• This radio-friendly song features clean singing by Phil Labonte all the way through with lyrics inspired by the way individuals and societies fall into harmful patterns. Speaking about the track's meaning to Sirius XM's Jose Mangin, the All That Remains frontman said:

    "People tend to kind of get into kind of ruts in their lives or into patterns and they keep doing the same thing over and over, even though it doesn't produce the results they're hoping for."

    "You can see a lot of societal cycles where nations just keep doing the same kind of stuff over, and it doesn't always have great results," he continued. "But still, it seems like a good idea. So, that's kind of the idea is like human beings, whether you're talking about individuals or large groups, they get into these kinds of cycles of repetitive things that can be really destructive and so that's kind of what I'm thinking, that's what 'madness' is."
  • Some hardcore metal fans criticized the song's radio-friendly sound. Asked by Ryan Daniels of Rock 105.5, Carolina's Pure Rock radio station about the "sellout" accusations leveled at All That Remains for "Madness," Labonte said:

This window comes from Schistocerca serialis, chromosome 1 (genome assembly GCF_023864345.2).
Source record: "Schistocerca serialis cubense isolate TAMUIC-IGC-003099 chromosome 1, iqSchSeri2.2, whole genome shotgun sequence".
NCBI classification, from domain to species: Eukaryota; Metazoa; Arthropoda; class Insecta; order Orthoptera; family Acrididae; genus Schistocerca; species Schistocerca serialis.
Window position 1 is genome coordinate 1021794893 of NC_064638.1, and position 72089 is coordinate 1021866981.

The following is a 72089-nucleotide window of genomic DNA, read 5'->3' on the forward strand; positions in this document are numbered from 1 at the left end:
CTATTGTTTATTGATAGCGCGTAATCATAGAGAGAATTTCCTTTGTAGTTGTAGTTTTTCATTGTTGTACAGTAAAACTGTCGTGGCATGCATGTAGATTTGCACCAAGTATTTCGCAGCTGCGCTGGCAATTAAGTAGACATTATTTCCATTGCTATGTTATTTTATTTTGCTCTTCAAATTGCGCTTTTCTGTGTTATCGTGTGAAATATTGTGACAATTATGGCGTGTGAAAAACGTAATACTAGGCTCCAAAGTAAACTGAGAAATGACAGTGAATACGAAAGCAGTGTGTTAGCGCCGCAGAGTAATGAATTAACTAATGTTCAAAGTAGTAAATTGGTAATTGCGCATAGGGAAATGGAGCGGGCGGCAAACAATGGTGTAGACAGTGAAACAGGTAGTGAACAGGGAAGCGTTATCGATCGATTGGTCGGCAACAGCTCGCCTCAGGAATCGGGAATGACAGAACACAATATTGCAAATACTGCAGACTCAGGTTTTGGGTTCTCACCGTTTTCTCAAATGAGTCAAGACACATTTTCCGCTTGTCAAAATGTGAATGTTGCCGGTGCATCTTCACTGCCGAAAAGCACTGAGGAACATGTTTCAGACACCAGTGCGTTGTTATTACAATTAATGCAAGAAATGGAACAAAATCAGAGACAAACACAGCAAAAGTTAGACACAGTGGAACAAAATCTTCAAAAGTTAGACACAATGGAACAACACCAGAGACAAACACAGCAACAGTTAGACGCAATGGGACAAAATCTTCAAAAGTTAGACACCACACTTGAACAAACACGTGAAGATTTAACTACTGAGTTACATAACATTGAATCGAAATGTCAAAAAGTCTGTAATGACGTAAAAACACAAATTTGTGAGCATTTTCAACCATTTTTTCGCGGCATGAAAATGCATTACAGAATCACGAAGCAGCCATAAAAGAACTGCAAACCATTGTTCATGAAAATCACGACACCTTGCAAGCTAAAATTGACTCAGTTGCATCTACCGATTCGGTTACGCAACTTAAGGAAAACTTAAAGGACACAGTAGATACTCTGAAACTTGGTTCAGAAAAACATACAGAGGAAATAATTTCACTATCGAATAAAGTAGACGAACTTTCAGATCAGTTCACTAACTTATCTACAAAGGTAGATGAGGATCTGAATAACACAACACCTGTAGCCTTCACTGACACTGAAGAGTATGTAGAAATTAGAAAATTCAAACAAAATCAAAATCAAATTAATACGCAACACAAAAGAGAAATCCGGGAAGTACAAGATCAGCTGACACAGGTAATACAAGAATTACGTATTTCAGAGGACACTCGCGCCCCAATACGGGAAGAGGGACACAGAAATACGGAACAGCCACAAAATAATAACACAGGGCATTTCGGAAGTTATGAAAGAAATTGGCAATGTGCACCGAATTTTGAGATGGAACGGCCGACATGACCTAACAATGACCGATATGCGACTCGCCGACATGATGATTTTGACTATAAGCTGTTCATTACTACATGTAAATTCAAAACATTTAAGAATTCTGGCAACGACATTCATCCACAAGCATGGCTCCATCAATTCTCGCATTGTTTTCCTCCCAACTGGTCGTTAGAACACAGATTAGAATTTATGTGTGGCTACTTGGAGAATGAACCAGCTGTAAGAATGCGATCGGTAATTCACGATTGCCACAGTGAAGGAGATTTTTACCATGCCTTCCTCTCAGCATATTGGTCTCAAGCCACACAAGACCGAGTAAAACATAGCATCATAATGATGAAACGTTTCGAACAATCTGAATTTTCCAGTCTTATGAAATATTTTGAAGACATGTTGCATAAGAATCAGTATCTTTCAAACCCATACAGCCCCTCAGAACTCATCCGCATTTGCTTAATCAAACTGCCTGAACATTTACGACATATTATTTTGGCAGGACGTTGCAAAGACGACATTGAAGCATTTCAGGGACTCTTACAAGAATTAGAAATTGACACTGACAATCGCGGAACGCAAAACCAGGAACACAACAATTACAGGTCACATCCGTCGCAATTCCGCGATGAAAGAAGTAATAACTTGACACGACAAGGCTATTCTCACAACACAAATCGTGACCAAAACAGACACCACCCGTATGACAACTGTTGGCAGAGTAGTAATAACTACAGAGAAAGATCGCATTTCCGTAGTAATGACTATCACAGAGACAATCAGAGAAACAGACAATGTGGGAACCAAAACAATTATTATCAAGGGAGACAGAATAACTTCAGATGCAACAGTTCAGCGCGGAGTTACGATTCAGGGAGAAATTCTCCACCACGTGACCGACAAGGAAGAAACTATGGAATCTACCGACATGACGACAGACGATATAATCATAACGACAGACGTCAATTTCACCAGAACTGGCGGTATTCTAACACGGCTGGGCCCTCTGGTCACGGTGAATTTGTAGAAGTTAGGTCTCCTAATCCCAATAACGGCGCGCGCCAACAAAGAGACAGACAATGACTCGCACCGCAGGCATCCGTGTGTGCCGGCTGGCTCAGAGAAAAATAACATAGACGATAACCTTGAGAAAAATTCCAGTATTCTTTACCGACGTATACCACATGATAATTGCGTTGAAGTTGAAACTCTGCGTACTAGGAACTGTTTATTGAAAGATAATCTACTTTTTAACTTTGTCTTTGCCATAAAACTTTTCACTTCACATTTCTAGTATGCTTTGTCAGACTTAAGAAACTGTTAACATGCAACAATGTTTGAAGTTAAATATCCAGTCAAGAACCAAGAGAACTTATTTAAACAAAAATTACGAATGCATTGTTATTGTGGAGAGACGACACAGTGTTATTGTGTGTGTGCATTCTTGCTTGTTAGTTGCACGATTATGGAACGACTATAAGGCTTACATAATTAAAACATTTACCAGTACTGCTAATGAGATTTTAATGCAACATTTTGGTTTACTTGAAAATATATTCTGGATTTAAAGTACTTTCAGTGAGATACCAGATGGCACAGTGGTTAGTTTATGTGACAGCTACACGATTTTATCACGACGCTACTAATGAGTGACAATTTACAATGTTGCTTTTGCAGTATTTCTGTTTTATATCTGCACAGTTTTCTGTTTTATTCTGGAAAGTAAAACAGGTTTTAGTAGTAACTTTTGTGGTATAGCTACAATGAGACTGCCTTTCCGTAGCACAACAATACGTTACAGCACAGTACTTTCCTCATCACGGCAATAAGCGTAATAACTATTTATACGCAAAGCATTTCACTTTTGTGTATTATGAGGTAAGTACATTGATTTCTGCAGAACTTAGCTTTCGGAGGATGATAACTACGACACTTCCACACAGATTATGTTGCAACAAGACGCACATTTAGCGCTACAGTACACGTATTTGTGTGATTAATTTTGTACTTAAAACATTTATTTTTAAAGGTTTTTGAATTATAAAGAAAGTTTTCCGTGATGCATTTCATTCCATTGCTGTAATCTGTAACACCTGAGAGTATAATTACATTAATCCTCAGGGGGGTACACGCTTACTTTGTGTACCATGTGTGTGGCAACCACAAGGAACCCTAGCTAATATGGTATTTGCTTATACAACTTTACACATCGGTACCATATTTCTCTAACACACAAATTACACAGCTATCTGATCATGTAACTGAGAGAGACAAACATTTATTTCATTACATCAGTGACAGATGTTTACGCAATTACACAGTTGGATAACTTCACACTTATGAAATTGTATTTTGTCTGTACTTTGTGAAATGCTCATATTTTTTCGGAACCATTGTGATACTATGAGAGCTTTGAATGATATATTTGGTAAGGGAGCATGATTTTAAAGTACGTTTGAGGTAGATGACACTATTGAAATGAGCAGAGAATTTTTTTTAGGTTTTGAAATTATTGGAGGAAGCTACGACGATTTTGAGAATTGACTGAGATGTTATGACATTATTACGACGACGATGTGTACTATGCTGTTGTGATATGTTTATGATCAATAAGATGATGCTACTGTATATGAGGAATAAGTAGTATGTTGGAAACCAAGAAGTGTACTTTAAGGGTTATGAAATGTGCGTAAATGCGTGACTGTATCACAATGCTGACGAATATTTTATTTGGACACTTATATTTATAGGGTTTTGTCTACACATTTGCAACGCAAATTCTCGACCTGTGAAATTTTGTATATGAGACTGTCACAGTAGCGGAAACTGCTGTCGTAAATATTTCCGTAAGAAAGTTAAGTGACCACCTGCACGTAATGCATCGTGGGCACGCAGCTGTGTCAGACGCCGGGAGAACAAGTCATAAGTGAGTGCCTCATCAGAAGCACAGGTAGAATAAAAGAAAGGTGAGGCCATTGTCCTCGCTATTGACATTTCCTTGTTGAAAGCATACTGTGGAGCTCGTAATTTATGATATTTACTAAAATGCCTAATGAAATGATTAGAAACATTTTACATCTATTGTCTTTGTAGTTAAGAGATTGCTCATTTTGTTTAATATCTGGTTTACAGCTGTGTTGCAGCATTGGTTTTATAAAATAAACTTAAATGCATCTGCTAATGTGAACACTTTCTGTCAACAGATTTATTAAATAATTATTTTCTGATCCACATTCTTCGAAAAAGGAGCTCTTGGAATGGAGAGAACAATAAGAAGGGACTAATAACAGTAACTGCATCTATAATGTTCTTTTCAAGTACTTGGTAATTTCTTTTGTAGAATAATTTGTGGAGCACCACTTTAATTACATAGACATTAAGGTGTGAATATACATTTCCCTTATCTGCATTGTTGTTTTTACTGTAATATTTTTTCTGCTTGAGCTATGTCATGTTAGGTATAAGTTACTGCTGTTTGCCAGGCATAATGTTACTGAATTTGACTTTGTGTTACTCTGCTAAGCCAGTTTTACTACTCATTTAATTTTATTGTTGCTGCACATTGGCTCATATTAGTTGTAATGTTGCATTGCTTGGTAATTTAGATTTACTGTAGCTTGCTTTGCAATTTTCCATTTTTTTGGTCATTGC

"If you're doing something - making music - and specifically catering to an audience that you have catered to or that has found something to attach to, is it a sellout to try and change and do something different? Or is it a sellout to be, like, 'Okay, this is the safe play where I know I can make my money?' It's, like, I know I that I can cater to this narrow group of people, and if we don't stray, these people will keep buying our records, these people will keep coming to our shows. Is it a sellout to be, like, 'I'm gonna try something different?'"

    "People have been saying 'sellout' about us since 2006, since we put out 'The Fall Of Ideals'," he continued. "We started doing clean choruses, and people were, like, 'Oh, sellout!' And it's, like, gimme a f---ing break. We've always tried to push [the envelope] and change."


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